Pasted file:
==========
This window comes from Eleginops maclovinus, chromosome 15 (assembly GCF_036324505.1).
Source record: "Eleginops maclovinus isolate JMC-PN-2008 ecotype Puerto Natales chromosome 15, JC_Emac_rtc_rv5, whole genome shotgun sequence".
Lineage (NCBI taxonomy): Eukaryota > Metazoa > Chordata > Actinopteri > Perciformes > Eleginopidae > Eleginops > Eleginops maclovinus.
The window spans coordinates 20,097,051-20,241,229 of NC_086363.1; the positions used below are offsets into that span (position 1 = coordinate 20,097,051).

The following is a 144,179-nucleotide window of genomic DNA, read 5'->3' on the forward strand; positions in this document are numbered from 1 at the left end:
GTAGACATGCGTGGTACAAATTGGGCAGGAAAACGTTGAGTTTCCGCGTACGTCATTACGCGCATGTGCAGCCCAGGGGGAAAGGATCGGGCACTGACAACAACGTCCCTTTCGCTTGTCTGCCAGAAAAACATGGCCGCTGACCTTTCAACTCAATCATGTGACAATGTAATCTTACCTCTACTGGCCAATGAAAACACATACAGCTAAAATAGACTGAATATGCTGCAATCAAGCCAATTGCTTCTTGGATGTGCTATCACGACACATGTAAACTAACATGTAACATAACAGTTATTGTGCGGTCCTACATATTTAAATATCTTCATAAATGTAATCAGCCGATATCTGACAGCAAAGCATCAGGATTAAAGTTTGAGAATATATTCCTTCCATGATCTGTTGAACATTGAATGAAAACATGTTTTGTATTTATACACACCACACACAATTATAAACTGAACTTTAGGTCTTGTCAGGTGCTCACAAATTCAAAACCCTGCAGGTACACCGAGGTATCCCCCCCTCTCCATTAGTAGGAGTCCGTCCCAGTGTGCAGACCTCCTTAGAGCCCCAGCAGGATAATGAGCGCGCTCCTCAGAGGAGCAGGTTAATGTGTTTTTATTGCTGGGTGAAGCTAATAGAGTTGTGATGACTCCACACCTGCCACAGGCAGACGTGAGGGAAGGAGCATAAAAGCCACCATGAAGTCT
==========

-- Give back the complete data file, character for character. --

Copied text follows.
This window comes from Eleginops maclovinus, chromosome 15 (assembly GCF_036324505.1).
Source record: "Eleginops maclovinus isolate JMC-PN-2008 ecotype Puerto Natales chromosome 15, JC_Emac_rtc_rv5, whole genome shotgun sequence".
Lineage (NCBI taxonomy): Eukaryota > Metazoa > Chordata > Actinopteri > Perciformes > Eleginopidae > Eleginops > Eleginops maclovinus.
The window spans coordinates 20,097,051-20,241,229 of NC_086363.1; the positions used below are offsets into that span (position 1 = coordinate 20,097,051).

The following is a 144,179-nucleotide window of genomic DNA, read 5'->3' on the forward strand; positions in this document are numbered from 1 at the left end:
GTAGACATGCGTGGTACAAATTGGGCAGGAAAACGTTGAGTTTCCGCGTACGTCATTACGCGCATGTGCAGCCCAGGGGGAAAGGATCGGGCACTGACAACAACGTCCCTTTCGCTTGTCTGCCAGAAAAACATGGCCGCTGACCTTTCAACTCAATCATGTGACAATGTAATCTTACCTCTACTGGCCAATGAAAACACATACAGCTAAAATAGACTGAATATGCTGCAATCAAGCCAATTGCTTCTTGGATGTGCTATCACGACACATGTAAACTAACATGTAACATAACAGTTATTGTGCGGTCCTACATATTTAAATATCTTCATAAATGTAATCAGCCGATATCTGACAGCAAAGCATCAGGATTAAAGTTTGAGAATATATTCCTTCCATGATCTGTTGAACATTGAATGAAAACATGTTTTGTATTTATACACACCACACACAATTATAAACTGAACTTTAGGTCTTGTCAGGTGCTCACAAATTCAAAACCCTGCAGGTACACCGAGGTATCCCCCCCTCTCCATTAGTAGGAGTCCGTCCCAGTGTGCAGACCTCCTTAGAGCCCCAGCAGGATAATGAGCGCGCTCCTCAGAGGAGCAGGTTAATGTGTTTTTATTGCTGGGTGAAGCTAATAGAGTTGTGATGACTCCACACCTGCCACAGGCAGACGTGAGGGAAGGAGCATAAAAGCCACCATGAAGTCT